Bitcoin Cash needs a Specification

I’m not a Bitcoin developer, I’m just some guy looking in from the outside. Lately there’s been a bunch of heated debates between the different Bitcoin Cash developer teams. Something that stood out from all the noise was problems with communications and a lack of specification for new proposals. Thinking about it there’s no specification at all.

A full specification

Since Satoshi released the Bitcoin protocol it’s been specified by the reference client and Bitcoin Core is still referred as such. It’s argued that this is by design as it would avoid accidental hard fork splits if a bug would deviate from the consensus rules. The drawback is that a flaw could bring the whole network down.

After the split to Bitcoin Cash there’s no longer a reference client. Instead there are several different clients that follows the consensus rules. This makes the network more durable as it’s less probable that a flaw could exploit all clients and instead the risk for an accidental hard fork is higher since clients may have small bugs in their consensus rules. Therefore a lot of importance needs to be placed on making sure the different clients use the same consensus rules and bugs there are discovered.

This makes the lack of a specification baffling. It’s easier to find higher level bugs in a specification and clients can focus on implementing the spec instead of trying to match their implementation with each others.

It also makes it harder to create new clients. Today the best option is to just fork the code of an existing implementation and modifying it. Of course this includes importing all technical debt and potentially crappy implementations to your client. It also constrains you to use C++, if you want to create a new highly-reliable client using Erlang then you have a bunch of reverse engineering and converting to do.

Therefore there should be a full specification of the Bitcoin Cash protocol. It should be so complete you should be able to create a new client with the spec as a reference without having to read the code of other implementations.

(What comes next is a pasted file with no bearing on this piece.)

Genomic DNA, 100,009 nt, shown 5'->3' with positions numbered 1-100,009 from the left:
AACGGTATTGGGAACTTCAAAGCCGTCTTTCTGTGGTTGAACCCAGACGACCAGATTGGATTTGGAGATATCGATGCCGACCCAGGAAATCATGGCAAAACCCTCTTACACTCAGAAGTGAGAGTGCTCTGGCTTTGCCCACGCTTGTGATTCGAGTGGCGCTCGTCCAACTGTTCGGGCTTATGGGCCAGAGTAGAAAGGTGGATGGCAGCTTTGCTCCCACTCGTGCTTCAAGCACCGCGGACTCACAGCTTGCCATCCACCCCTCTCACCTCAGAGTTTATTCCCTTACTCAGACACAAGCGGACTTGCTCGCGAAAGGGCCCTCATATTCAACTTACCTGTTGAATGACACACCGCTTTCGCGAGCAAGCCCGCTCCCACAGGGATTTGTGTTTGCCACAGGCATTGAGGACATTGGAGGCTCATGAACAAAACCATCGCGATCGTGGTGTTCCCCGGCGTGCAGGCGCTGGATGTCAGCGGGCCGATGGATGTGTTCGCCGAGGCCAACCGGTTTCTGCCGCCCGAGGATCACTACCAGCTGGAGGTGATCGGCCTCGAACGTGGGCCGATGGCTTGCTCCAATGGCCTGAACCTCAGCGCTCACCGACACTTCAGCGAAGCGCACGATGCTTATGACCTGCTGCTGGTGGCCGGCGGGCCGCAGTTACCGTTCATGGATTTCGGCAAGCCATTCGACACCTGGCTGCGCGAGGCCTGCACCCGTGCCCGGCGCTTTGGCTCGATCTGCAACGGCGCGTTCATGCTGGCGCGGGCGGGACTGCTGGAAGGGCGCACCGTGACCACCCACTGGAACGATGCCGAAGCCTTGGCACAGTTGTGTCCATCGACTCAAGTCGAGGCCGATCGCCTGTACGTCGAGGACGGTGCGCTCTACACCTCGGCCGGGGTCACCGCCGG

Improvement Proposals

It’s hard to develop software with a single team and harder to develop software with multiple teams. It’s much harder if improvements and changes doesn’t come with a specification and essential details can only be found by examining reference code implemented in an unfamiliar code base.

In the case of consensus changes this is very dangerous and small but important implementation details are easily missed. It not only makes the changes harder to implement for the different developer teams but it’s also much harder to do security reviews for. Importantly it makes discussions, feedbacks and reviews of the changes themselves difficult for the different developer teams.

Even optional features, like block relay networks, would benefit. Otherwise we’ll run into issues like some clients implementing Xthin and others implementing Compact blocks instead due to missing specs and design flaws. It would be much better if all clients would work together and utilize the same infrastructure.

Due to communication challenges between teams perhaps it might be time to collectively work on Bitcoin Cash Improvement Proposals, similar to the BIPS of Bitcoin Core, where features could be discussed? Naturally all proposals should require complete specs.

It’s of course not this straight forward in practice. There will always be discussions, both internal and external, in other channels but it’s still important to have a public process like this where feedback and scrutiny can be collected community wide.

It would be hugely beneficial for the development of Bitcoin Cash if the different developer teams could agree on some common process.